A proof-of-principle experiment has been undertaken by Birgitta Bernhardt, with the help of Akira Ozawa and Patrick Jacquet, all graduate students. With Ytterbium-based fiber frequency combs emitting around 1040 nm, they succeeded for the first time in resolving the crowded weak overtone spectrum of ammonia, a molecule of planetological and environmental interests. Moreover the spectrum was recorded within only 18 microseconds and the achieved sensitivity is already 20-fold better, with a 100-fold shorter measurement time, than present state-of-the-art experiments. “As we are able to record such sensitive spectra every 20 microseconds, our technique exhibits an intriguing potential for the monitoring of chemical reactions or the spectroscopic sensing of dynamic single-events. Furthermore, we could extend our experimental concept to any region of the electromagnetic spectrum, in particular to the mid-infrared ‘molecular fingerprint’ region where no powerful real-time techniques are available at present. Here the implementation of the cavity-enhanced-dual-comb method would for instance allow sub-ppb minimum detectable concentrations for a variety of molecules of atmospheric relevance. This exhilarating perspective however still presents challenging issues”, states Birgitta Bernhardt.

The field of trace gas sensing is presently advancing in many different directions ranging from biomedicine to environmental monitoring or analytical chemistry, plasma physics and laboratory astrophysics. The cavity-enhanced dual-comb spectroscopy technique might find many important applications for practical spectroscopy.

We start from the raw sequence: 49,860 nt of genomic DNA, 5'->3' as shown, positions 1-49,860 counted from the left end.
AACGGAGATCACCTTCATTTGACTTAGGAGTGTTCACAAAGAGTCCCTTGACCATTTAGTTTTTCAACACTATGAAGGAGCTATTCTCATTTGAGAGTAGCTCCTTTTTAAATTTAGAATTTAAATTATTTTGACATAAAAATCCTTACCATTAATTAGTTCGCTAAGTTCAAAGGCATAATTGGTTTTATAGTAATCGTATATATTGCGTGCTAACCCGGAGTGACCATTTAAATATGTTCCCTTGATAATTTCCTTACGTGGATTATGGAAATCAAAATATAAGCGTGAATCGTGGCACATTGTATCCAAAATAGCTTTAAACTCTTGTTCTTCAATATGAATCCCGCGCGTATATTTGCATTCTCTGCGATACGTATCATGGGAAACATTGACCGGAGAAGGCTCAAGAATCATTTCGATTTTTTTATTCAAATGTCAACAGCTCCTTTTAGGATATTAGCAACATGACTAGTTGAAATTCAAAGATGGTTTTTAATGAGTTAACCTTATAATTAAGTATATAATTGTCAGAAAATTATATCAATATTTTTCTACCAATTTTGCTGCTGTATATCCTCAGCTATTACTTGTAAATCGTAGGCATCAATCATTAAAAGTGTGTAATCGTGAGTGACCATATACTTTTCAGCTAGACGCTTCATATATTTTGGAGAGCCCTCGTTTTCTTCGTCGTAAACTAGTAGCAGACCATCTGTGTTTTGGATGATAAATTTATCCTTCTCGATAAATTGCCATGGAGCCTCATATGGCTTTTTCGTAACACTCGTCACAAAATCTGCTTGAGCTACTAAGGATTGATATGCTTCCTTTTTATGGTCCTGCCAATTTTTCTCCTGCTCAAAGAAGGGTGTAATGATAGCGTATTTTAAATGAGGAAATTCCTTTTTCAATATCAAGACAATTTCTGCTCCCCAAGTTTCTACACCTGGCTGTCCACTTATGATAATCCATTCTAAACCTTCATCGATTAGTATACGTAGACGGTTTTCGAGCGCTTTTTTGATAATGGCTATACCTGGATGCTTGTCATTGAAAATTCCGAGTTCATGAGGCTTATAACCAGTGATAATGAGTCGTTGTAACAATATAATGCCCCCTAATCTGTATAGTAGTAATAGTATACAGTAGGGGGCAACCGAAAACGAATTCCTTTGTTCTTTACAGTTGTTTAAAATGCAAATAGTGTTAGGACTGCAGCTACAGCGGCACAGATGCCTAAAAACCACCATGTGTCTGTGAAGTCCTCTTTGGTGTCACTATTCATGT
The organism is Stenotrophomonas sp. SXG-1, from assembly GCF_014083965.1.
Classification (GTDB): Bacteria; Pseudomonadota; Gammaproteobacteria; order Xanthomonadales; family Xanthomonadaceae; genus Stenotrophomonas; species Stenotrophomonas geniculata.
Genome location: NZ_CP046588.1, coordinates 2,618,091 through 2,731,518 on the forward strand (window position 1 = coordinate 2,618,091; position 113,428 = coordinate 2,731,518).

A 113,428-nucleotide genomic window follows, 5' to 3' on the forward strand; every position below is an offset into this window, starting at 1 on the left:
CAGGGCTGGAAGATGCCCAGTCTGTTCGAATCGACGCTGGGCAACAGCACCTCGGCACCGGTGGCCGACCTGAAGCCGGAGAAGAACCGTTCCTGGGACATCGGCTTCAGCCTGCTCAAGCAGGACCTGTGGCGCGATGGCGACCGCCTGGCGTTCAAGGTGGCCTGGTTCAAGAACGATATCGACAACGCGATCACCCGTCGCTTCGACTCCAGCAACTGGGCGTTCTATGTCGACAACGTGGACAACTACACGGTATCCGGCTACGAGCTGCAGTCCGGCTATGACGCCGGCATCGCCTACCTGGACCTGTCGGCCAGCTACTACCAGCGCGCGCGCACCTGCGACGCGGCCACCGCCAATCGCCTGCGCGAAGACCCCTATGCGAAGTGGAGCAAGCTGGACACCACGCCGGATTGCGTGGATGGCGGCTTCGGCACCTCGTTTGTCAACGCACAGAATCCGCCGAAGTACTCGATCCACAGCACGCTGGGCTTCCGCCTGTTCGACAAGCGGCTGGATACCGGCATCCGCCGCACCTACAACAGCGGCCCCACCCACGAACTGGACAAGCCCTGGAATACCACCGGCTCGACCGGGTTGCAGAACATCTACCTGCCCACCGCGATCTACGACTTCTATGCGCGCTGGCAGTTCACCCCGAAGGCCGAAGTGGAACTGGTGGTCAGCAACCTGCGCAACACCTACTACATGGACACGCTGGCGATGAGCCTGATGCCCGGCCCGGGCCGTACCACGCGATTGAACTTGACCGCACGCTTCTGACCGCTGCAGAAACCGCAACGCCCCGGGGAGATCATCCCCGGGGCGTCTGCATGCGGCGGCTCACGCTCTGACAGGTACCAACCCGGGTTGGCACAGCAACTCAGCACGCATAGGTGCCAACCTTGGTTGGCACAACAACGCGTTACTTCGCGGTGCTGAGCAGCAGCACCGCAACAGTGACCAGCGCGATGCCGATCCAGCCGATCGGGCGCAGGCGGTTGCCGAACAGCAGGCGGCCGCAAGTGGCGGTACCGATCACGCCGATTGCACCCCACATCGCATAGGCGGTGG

Figure: A high-finesse cavity, in which all the resonant equidistant modes of a laser frequency comb are simultaneously injected, produces a dramatic increase of the interaction length of the light-field and intracavity-matter. The resulting ultrasensitive broad-spectral-bandwidth transmission spectrum is measured in real-time with another comb.

This picture represents a part of the high-finesse passive resonator similar to the one that has been used to enhance the sensitivity of frequency comb based Fourier transform spectroscopy. The green light coupled to the resonator comes from a frequency-doubled Ytterbium-doped fiber frequency comb. While the letter (doi:10.1038/ nphoton.2009.217) published in Nature Photonics reports spectroscopic results around the fundamental infrared 1040-nm wavelength of the Ytterbium femtosecond lasers, the implementation of the same kind of experiments around the Yb-laser second harmonic, where interesting rovibronic molecular transitions are lying, is underway.

[1] The collaboration between the Max Planck Institute for Quantum Optics of the Max Planck Society and the Laboratoire de Photophysique Moléculaire du Centre National de la Recherche Scientifique is performed in the frame of the “European Laboratory for Frequency Comb Spectroscopy” European Associated Laboratory.

Contact:

Prof. Dr. Theodor W. Hänsch
Professor of Experimental Physics, LMU, Munich
Director at Max Planck Institute of Quantum Optics
Hans Kopfermann strasse 1, 85748 Garching, Germany
Phone: +49 (0)89 / 32 905 -712
E-mail: t.w.haensch@mpq.mpg.de

Dr. Nathalie Picqué
Max Planck Institute of Quantum Optics &
Centre National de la Recherche Scientifique
Phone: +49 (0)89 / 32 905 -290
E-mail: nathalie.picque@u-psud.fr

Birgitta Bernhardt
Max Planck Institute of Quantum Optics
Phone: +49 (0)89 / 32 905 -295
E-mail: birgitta.bernhardt@mpq.mpg.de

Dr. Olivia Meyer-Streng
Press & Public Relations
Max Planck Institute of Quantum Optics
Phone: +49 (0)89 / 32 905 -213
E-mail: olivia.meyer-streng@mpq.mpg.de

Go to Editor View